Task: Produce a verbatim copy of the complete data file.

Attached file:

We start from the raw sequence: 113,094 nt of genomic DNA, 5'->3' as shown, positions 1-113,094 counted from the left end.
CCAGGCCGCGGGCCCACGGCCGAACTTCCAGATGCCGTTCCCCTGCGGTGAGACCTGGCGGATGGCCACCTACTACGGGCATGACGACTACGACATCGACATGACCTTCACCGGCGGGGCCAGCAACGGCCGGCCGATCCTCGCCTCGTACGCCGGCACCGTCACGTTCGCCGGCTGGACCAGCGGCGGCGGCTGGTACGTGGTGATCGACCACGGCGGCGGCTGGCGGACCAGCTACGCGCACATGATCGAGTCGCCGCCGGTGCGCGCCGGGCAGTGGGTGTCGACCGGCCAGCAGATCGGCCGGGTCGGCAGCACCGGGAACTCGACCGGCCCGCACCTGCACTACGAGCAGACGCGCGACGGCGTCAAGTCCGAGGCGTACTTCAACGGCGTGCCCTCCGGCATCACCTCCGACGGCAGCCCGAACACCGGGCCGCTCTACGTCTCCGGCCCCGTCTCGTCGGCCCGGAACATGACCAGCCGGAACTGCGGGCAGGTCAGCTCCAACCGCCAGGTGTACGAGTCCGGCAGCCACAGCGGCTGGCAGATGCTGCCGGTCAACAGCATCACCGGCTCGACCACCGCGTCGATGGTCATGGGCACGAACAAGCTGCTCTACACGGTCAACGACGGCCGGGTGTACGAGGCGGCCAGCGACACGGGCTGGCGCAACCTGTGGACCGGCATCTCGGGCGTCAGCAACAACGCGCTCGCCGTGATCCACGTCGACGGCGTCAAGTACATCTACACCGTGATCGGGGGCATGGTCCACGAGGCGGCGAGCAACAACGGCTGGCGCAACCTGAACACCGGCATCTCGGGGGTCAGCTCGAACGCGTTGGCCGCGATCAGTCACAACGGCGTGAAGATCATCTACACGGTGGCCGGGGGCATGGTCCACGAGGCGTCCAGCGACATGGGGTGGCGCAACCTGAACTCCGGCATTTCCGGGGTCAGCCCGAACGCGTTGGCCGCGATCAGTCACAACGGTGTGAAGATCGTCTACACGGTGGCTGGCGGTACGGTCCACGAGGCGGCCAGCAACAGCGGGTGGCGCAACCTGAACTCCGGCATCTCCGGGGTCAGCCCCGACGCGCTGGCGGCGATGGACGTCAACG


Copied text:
We start from the raw sequence: 113,094 nt of genomic DNA, 5'->3' as shown, positions 1-113,094 counted from the left end.
CCAGGCCGCGGGCCCACGGCCGAACTTCCAGATGCCGTTCCCCTGCGGTGAGACCTGGCGGATGGCCACCTACTACGGGCATGACGACTACGACATCGACATGACCTTCACCGGCGGGGCCAGCAACGGCCGGCCGATCCTCGCCTCGTACGCCGGCACCGTCACGTTCGCCGGCTGGACCAGCGGCGGCGGCTGGTACGTGGTGATCGACCACGGCGGCGGCTGGCGGACCAGCTACGCGCACATGATCGAGTCGCCGCCGGTGCGCGCCGGGCAGTGGGTGTCGACCGGCCAGCAGATCGGCCGGGTCGGCAGCACCGGGAACTCGACCGGCCCGCACCTGCACTACGAGCAGACGCGCGACGGCGTCAAGTCCGAGGCGTACTTCAACGGCGTGCCCTCCGGCATCACCTCCGACGGCAGCCCGAACACCGGGCCGCTCTACGTCTCCGGCCCCGTCTCGTCGGCCCGGAACATGACCAGCCGGAACTGCGGGCAGGTCAGCTCCAACCGCCAGGTGTACGAGTCCGGCAGCCACAGCGGCTGGCAGATGCTGCCGGTCAACAGCATCACCGGCTCGACCACCGCGTCGATGGTCATGGGCACGAACAAGCTGCTCTACACGGTCAACGACGGCCGGGTGTACGAGGCGGCCAGCGACACGGGCTGGCGCAACCTGTGGACCGGCATCTCGGGCGTCAGCAACAACGCGCTCGCCGTGATCCACGTCGACGGCGTCAAGTACATCTACACCGTGATCGGGGGCATGGTCCACGAGGCGGCGAGCAACAACGGCTGGCGCAACCTGAACACCGGCATCTCGGGGGTCAGCTCGAACGCGTTGGCCGCGATCAGTCACAACGGCGTGAAGATCATCTACACGGTGGCCGGGGGCATGGTCCACGAGGCGTCCAGCGACATGGGGTGGCGCAACCTGAACTCCGGCATTTCCGGGGTCAGCCCGAACGCGTTGGCCGCGATCAGTCACAACGGTGTGAAGATCGTCTACACGGTGGCTGGCGGTACGGTCCACGAGGCGGCCAGCAACAGCGGGTGGCGCAACCTGAACTCCGGCATCTCCGGGGTCAGCCCCGACGCGCTGGCGGCGATGGACGTCAACG